Global competition for upstream oil and gas investment

The international energy community is usually divided on oil prices, since consumers like prices low and producers prefer them high. But one thing everyone agrees on is that the current environment of low oil prices is not encouraging investment, which could trigger an energy crisis down the road.

Oil rig off the coast of Alabama
Oil output increased on the U.S. Gulf Coast during the oil price slump of 2014-2016 due to investment decisions taken during the previous period of high prices. © dpa

In a nutshell

  • Upstream oil and gas investment tends to follow prices, as we saw in 2014-2016
  • However, other variables are also key – including time lags and government policy
  • State-led reforms have stimulated productive investments in some countries

The international energy community is usually divided about conditions on the oil market. When prices increase, consuming nations complain and producers rejoice. When prices fall, those feelings of happiness – or discontent – are reversed. The cycle goes on and it is never clear what would satisfy both parties.

Today, however, the international community seems united in one concern. Organizations representing consumers and producers are warning that an energy crisis is looming, because the current oil price environment does not sufficiently motivate investment.

When the oil price collapsed by more than 50 percent between 2014 and 2016, investment – particularly in the upstream part of the business, focused on exploration and production – plunged as well. Many projects were canceled outright, while others were delayed indefinitely. The U.S. Energy Information Administration (EIA) estimates that global capital expenditures in the oil and gas industry fell by 44 percent over this period, to $434 billion in nominal terms, though it is unclear how the agency came up with these numbers.

Things have started to look brighter since, as oil prices have gradually recovered courtesy of OPEC and its allies led by Russia as well as the heightened geopolitical risks in the Middle East. The oil price has increased by about 34 percent since the deal to cut production by 1.8 million barrels a day (mb/d) was announced in December 2016. Investment stabilized in 2017 and is expected this year to show the first signs of renewed growth since the crisis.

Host government policy is another important driver of oil and gas investment.

For some, this is still a far cry from the levels seen only a few years ago. However, it must be remembered that oil and gas investments are complex decisions shaped by many factors, some of which either reinforce or counterbalance each other. The oil price has a direct impact on investment, since it affects the expectations about future returns. But it is not the only factor that can encourage or discourage investment. Host government policy is another important driver which in turn affects the cost of doing business.

Lower oil prices drive political acceptance and support of investment. In today’s climate, pro-investment policy reforms are more evident as countries compete harder for global capital. This may well provide the necessary boost to capital expenditures in the oil sector.

Trouble ahead

The International Energy Agency (IEA) which represents the interests of 30 OECD countries, predominantly oil consumers with a few net exporters, has been warning of a supply crunch due to low investment since the price collapse in 2014. In its “Oil 2018: Analysis and Forecasts to 2023,” the agency confirms that the oil market will be sufficiently supplied over the next five years. But after that, inadequate capital spending in the upstream sector will start to take its toll on the oil market, “storing up trouble,” in the IEA’s words.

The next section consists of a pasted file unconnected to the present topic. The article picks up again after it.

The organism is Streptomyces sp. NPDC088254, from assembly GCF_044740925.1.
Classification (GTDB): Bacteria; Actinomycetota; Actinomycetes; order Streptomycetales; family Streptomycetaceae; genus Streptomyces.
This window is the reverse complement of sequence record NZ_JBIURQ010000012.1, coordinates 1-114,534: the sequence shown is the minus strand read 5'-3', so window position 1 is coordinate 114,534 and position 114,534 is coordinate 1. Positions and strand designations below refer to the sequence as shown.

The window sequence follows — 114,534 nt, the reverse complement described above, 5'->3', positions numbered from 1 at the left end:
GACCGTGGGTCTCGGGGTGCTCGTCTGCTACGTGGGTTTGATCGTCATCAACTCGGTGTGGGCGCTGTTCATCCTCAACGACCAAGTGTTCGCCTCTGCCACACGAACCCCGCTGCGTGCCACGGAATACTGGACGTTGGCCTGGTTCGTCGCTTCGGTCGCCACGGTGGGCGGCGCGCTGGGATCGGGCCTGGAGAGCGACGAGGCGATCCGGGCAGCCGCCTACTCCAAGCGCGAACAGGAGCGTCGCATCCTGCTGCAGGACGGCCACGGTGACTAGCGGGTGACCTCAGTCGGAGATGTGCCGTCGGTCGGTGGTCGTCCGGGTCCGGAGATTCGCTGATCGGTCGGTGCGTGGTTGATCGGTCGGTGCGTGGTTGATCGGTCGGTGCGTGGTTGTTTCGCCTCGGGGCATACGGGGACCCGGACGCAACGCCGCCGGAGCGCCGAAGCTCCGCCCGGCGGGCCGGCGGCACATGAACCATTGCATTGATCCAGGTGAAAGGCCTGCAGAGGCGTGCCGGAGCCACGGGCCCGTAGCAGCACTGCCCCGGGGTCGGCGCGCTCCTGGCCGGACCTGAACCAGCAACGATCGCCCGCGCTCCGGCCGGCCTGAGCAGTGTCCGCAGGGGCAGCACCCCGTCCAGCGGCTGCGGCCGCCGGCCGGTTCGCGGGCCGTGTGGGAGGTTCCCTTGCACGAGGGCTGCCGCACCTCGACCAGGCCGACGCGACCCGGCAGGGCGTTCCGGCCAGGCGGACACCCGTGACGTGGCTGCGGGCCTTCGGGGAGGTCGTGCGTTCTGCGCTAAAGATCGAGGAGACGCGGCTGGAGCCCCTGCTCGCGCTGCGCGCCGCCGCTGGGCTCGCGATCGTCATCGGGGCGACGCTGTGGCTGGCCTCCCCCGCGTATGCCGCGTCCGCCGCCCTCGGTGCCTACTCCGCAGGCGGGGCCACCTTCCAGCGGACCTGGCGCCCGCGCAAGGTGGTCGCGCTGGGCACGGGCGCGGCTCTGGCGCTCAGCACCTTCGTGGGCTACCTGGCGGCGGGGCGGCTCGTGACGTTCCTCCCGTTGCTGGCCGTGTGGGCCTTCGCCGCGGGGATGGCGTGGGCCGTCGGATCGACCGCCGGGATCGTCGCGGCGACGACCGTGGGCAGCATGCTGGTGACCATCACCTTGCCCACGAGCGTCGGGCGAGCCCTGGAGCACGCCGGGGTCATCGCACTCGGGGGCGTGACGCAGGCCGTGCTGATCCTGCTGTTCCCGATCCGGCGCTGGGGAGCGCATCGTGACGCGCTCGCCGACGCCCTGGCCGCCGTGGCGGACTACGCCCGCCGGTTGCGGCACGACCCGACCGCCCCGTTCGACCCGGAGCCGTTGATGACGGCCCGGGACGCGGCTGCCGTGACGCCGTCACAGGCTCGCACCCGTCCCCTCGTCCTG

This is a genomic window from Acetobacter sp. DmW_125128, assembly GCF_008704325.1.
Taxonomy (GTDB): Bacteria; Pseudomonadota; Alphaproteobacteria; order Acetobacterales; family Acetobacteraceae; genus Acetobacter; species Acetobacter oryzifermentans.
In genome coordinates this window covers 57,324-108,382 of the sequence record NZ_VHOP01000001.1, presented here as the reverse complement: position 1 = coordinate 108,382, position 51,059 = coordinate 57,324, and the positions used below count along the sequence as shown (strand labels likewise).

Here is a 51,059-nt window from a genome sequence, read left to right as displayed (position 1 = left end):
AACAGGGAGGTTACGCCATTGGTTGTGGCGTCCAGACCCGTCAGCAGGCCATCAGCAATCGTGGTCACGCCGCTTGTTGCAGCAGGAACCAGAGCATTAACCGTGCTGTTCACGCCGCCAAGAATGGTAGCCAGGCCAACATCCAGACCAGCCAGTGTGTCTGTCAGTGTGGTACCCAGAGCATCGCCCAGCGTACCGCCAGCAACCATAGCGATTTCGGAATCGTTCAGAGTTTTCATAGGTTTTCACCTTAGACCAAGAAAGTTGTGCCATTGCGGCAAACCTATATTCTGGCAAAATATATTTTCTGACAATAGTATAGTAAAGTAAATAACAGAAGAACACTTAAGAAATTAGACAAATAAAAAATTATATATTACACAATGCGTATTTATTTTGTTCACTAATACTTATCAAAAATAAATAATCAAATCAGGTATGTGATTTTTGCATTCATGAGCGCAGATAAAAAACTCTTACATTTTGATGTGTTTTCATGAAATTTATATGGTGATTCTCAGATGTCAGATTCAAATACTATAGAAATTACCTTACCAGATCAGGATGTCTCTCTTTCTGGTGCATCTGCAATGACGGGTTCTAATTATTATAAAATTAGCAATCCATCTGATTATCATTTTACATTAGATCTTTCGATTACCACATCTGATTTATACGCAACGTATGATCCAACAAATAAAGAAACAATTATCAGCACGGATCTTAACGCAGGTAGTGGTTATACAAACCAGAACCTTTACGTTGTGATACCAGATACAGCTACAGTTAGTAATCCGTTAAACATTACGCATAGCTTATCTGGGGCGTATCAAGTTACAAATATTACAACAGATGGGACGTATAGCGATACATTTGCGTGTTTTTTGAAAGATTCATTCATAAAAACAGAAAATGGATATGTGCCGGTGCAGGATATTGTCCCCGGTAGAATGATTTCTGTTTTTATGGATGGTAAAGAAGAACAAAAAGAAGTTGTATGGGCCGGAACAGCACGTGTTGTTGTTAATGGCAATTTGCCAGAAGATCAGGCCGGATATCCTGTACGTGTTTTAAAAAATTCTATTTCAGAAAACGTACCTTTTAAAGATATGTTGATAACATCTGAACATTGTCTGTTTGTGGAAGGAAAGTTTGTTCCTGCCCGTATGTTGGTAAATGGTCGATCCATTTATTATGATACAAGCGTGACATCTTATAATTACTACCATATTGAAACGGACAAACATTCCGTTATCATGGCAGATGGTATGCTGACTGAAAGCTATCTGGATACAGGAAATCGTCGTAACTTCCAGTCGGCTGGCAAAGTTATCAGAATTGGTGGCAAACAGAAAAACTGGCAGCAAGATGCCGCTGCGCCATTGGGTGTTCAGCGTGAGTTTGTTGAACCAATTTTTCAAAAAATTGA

In a remarkable act of solidarity, OPEC has made similar calls. The organization’s secretary general, Mohammad Sanusi Barkindo, warned that lack of investment is “sowing the seeds for [a] future energy crisis.” Assuming that supplies tighten and demand continues to grow, the world oil market would be headed for a significant increase in prices.

Only a few months ago, experts and senior industry figures were talking about “lower for longer.” Now, they seem to have executed a 180-degree turn, with some even predicting that the oil price could return to three digits. Even a cursory look at the past, however, shows that analysts rarely, if ever, get their oil price forecasts right.

Lead time

The oil price-investment-supply nexus is best understood in the context of conventional oil, which provides most of the world’s supply.

For a conventional oil project, it takes seven to 10 years to convert investment into production. In this respect, oil production today is the result of investment decisions taken about a decade ago. In the North Sea and the United States Gulf Coast region, for instance, oil production increased during the price slump of 2014-2016 because of investment decisions made during the preceding period of high prices. This explains why experts describe the conventional oil supply as inelastic: it is not responsive to price changes in the short term.


Facts & figures

Global oil & gas upstream capital spending, 2012-2018

Graph of international investment in the upstream oil and gas sector
Worldwide investment in exploration and production of oil and gas has begun to recover over the past two years after taking a sharp tumble along with oil prices in 2015-2016. © macpixxel for GIS

Tight oil is different; the lead time from investment to production has shrunk to months and output is more visibly responsive to short-term changes in prices. However, tight oil represents a small fraction (around 6 percent) of world oil production.

Given the long lead time of conventional oil, one can understand present concerns about future supplies and the need for more upstream investment, not just to meet growing demand but to offset the natural decline in production from existing fields.

Investment drivers

The Saudi energy minister, Khalid Al-Falih, recently warned that the oil price recovery has not been enough to spur investment. His comment can be interpreted to mean that the oil price needs to rise further to boost investment, and/or that something else needs to be done.